Submitted to: Poultry Science
Publication Type: Peer Reviewed Journal
Publication Acceptance Date: May 7, 1998
Publication Date: N/A
Interpretive Summary: Mycotoxins are poisons produced by various molds that sometimes grow on grains and animal feeds. Aflatoxins and T-2 toxin are very toxic mycotoxins that can occur naturally on a number of feedstuffs. Poultry are sensitive to these toxins and consumption of mycotoxin-contaminated feed costs the poultry industry millions of dollars annually and sometimes may mean the difference between profit and loss. Methods to detoxify mycotoxin-containing feedstuffs on a large scale and in a cost effective manner are not currently available. One reasonably successful approach has been the use of inorganic sorptive materials such as aluminosilicates to bind aflatoxins in the gastrointestinal tract of animals, thus reducing their absorption. In the present study, broiler chicks were fed diets containing aflatoxins or T-2 toxin with and without a specific sorbent (T- bind**TM) to determine the effectiveness of this material to reduce toxicity. The sorbent reduced the toxicity of aflatoxins but did not reduce the toxicity of T-2 toxin. This information may be used by the poultry industry to decrease the toxic effects of aflatoxin-contaminated feedstuffs and may assist in developing strategies to minimize the toxic effects of mycotoxin-contaminated grains.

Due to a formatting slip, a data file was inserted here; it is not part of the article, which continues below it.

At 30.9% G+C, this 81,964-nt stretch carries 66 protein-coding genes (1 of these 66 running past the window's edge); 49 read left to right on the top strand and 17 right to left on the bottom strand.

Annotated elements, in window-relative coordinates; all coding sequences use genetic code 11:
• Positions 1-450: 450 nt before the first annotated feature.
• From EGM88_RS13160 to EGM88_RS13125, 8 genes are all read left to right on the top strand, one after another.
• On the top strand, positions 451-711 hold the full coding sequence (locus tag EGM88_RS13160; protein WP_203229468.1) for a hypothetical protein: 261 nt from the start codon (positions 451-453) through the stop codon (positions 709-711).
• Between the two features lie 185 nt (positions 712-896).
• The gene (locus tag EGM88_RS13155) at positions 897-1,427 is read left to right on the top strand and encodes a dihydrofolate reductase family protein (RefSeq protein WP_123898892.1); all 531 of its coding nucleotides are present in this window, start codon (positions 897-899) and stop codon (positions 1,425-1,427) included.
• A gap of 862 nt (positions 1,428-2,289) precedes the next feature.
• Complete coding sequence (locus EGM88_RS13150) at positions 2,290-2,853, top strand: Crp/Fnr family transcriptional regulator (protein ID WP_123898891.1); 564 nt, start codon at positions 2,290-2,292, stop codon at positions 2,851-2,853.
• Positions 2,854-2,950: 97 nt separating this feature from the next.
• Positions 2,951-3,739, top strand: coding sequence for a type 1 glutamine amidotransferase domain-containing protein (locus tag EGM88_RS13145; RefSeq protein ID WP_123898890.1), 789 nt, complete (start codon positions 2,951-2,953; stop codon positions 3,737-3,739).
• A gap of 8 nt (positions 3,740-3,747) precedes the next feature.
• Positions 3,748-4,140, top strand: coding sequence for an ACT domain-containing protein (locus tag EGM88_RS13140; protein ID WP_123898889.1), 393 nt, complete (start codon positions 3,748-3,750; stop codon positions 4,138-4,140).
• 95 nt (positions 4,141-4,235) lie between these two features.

Technical Abstract: Experiments were conducted to determine the ability of a hydrated sodium calcium aluminosilicate (T-Bind**TM) sorbent to reduce the toxicity of aflatoxins (AF) or T-2 toxin (T-2) in male broiler chickens from day-of- hatch to 21 days-of-age. In experiment 1, the sorbent was added at 0.250% or 0.375% to diets containing AF at 5 or T-2 at 8 mg/kg of diet. When compared with controls, AF reduced body weight gain (BWG) by 27% and T-2 reduced BWG by 17%. The addition of the sorbent at 0.250% or 0.375%, in the absence of added mycotoxins, did not alter the performance of the chicks. The sorbent reduced the toxic effects of 5 mg AF/kg of diet on BWG by 43% but did not significantly diminish the toxic effects of 8 mg T-2/kg of diet. The decreased efficiency of feed utilization and the increased relative organ weights caused by AF were significantly diminished to differing degrees by the sorbent. Oral lesions caused by T-2 were not affected by the sorbent. In experiment 2, the sorbent was added at 0.80% to a diet containing 8 mg T-2/kg of diet. The sorbent did not diminish the toxic effects of T-2 when added at 0.80% of the diet. These data demonstrate that this specific sorbent can provide protection against the toxicity of AF, but not T-2, in young broiler chicks.